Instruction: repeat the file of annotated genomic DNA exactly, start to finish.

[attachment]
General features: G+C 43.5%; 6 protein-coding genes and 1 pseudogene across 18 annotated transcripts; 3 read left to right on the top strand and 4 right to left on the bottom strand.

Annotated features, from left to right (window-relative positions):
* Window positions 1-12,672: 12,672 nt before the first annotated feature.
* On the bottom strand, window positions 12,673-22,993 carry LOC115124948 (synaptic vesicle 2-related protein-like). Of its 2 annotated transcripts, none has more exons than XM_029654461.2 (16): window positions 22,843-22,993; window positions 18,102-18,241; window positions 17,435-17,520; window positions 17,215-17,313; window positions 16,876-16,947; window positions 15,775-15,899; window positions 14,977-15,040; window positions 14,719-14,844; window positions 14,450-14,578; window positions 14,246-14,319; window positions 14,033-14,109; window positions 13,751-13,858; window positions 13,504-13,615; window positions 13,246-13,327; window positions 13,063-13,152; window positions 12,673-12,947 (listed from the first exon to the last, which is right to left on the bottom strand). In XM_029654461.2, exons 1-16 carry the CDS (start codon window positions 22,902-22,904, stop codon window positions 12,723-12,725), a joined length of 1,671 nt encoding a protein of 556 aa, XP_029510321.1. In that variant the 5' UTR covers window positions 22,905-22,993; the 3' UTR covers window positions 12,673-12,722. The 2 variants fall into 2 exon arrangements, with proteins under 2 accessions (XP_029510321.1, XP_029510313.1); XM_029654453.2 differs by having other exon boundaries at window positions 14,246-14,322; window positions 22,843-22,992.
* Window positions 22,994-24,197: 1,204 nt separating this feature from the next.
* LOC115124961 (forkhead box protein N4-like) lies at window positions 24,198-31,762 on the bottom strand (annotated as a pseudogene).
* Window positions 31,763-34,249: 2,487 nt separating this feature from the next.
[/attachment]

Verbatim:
General features: G+C 43.5%; 6 protein-coding genes and 1 pseudogene across 18 annotated transcripts; 3 read left to right on the top strand and 4 right to left on the bottom strand.

Annotated features, from left to right (window-relative positions):
* Window positions 1-12,672: 12,672 nt before the first annotated feature.
* On the bottom strand, window positions 12,673-22,993 carry LOC115124948 (synaptic vesicle 2-related protein-like). Of its 2 annotated transcripts, none has more exons than XM_029654461.2 (16): window positions 22,843-22,993; window positions 18,102-18,241; window positions 17,435-17,520; window positions 17,215-17,313; window positions 16,876-16,947; window positions 15,775-15,899; window positions 14,977-15,040; window positions 14,719-14,844; window positions 14,450-14,578; window positions 14,246-14,319; window positions 14,033-14,109; window positions 13,751-13,858; window positions 13,504-13,615; window positions 13,246-13,327; window positions 13,063-13,152; window positions 12,673-12,947 (listed from the first exon to the last, which is right to left on the bottom strand). In XM_029654461.2, exons 1-16 carry the CDS (start codon window positions 22,902-22,904, stop codon window positions 12,723-12,725), a joined length of 1,671 nt encoding a protein of 556 aa, XP_029510321.1. In that variant the 5' UTR covers window positions 22,905-22,993; the 3' UTR covers window positions 12,673-12,722. The 2 variants fall into 2 exon arrangements, with proteins under 2 accessions (XP_029510321.1, XP_029510313.1); XM_029654453.2 differs by having other exon boundaries at window positions 14,246-14,322; window positions 22,843-22,992.
* Window positions 22,994-24,197: 1,204 nt separating this feature from the next.
* LOC115124961 (forkhead box protein N4-like) lies at window positions 24,198-31,762 on the bottom strand (annotated as a pseudogene).
* Window positions 31,763-34,249: 2,487 nt separating this feature from the next.